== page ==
Trotsky & TMI

 

This clinical trial drug has knocked me right out.  Differently to chemo I find I’m hit with side effects pretty much the day after treatment, rather than four or five days later, but if last week is anything to go by I should be feeling better by the end of the weekend. Unfortunately, for now, its all fatigue, raw mouth, nausea, and what is often referred to in my family as “the Trotskys” – not because you keep tilting to the left but because of the manner in which you rather frequently make your way to the toilet.  Trit, trot, trit, trot…. You get the idea. 

 

(Dear god I cannot believe I’m divulging that on the World Wide Web. Several generations of my incredibly WASP forebears just rolled over in their graves at my lack of discretion.  Because you can get wireless internet access in your grave.  Fact.)  

 

Anyway, my dad is here from California for the weekend and has become chef de cuisine, nanny, personal shopper, and maid (in a word: me) which is helping enormously.  I am being pampered, a little of the stress is alleviated from my husband, and my daughter is out of her mind with delight that her Grandpa is here.  Tomorrow he has promised to make me potato & fish pie, exactly like the grandmother who just finished rolling over in her grave used to make.   

 

And that’s enough typing from bed with one hand and one open eye for tonight.  Tomorrow is a new day and one to which I shall no doubt awaken in horror when I recall the graphic personal content of this post.

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2 Comments

Filed under Living with Breast Cancer

2 responses to “Trotsky & TMI

  1. geminigirl

    Hey Leanne,

    You made me smile with the description of your side effects. Just so the World Wide Web doesn’t think Leanne Coppen is the only cancer patient to have the Trotskys, Gemini has been there too. Not fun.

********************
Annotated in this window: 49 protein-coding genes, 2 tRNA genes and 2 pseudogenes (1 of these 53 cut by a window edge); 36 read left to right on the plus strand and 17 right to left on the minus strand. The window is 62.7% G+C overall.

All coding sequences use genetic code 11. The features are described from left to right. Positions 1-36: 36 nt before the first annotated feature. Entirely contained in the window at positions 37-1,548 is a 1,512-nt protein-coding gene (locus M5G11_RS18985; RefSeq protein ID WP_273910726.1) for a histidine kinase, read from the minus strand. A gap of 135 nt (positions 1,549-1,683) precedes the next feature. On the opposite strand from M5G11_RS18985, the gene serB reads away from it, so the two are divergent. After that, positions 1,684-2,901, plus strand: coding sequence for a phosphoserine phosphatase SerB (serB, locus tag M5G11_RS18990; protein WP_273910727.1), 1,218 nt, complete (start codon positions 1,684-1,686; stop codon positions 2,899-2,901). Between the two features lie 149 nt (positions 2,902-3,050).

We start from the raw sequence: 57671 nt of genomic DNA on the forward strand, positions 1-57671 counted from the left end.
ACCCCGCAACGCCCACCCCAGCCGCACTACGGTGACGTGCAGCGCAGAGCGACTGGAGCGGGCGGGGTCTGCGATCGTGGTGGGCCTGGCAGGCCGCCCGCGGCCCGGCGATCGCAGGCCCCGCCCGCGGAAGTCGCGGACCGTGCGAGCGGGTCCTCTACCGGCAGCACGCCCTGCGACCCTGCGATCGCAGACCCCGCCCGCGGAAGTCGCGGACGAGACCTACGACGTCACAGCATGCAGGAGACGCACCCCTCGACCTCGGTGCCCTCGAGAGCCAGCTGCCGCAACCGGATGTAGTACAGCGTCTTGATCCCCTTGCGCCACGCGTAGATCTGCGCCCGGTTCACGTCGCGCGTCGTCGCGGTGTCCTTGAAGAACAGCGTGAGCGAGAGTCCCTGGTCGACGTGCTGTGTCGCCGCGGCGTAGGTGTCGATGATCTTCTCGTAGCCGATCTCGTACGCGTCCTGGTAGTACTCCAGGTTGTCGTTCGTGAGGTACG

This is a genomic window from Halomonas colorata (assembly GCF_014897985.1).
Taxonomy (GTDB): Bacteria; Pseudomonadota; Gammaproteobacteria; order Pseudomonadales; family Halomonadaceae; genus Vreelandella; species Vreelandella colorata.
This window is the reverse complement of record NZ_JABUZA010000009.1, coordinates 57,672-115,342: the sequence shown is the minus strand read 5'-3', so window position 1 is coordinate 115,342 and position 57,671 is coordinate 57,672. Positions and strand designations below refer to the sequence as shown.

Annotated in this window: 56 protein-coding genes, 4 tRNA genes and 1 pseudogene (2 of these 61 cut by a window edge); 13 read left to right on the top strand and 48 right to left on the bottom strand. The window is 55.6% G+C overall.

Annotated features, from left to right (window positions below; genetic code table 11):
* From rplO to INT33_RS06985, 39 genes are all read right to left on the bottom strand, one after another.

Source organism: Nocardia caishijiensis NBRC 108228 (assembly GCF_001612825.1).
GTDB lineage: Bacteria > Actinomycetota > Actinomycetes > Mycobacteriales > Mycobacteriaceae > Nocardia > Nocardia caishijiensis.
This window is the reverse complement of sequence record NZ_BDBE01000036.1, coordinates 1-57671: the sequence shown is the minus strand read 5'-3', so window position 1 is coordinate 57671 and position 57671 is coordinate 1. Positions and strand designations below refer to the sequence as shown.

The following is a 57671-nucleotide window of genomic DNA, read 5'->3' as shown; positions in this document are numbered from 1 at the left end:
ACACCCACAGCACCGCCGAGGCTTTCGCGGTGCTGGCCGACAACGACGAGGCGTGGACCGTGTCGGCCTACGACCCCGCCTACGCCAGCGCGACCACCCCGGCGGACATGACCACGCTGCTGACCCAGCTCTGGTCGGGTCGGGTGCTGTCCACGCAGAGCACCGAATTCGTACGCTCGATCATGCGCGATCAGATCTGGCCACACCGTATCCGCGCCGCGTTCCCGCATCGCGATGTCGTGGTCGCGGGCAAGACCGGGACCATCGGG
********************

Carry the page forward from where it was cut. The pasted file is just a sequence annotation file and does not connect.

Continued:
My oncologist prescribed Loperamide for the Trotskys and some heavy duty anti nausea med, can’t remember its name, but it worked. I remember he said “There is no reason for you not to have any medication which will help you cope with the treatments”. I appreciated his philosophy.

    My grandma used to make potato and fish pie too, unlike you, I HATED it. 😦 But, I liked the rice pudding she always made to go with it. 🙂

    Hope you felt/feel better today.

    Love,

    Gemini

  2. Jane Hall

    The Trotskys… yes, I remember them. My comeback (IF anyone had the cojones to make a remark) was to just look them in the eyes and say ever so sweetly “well at least I’M not full of it… what’s your excuse?” Unfortunately, you just have to put it to some people to make them understand.

    I absolutely looove the thinking of your geminigirl’s oncologist. My team here in London were also of the same mind… thank goodness. I breezed through my 3 FEC’s but the taxotere (yes, taxing and tears) took me down hard for 5 days every 3 weeks. My nurse took one look at me (the first time)and called for the painkillers (thank you for the invention of Tylenol 3’s… that took care of everything).

    Now, how do I get this potato and fish pie recipe? Hmmmm?

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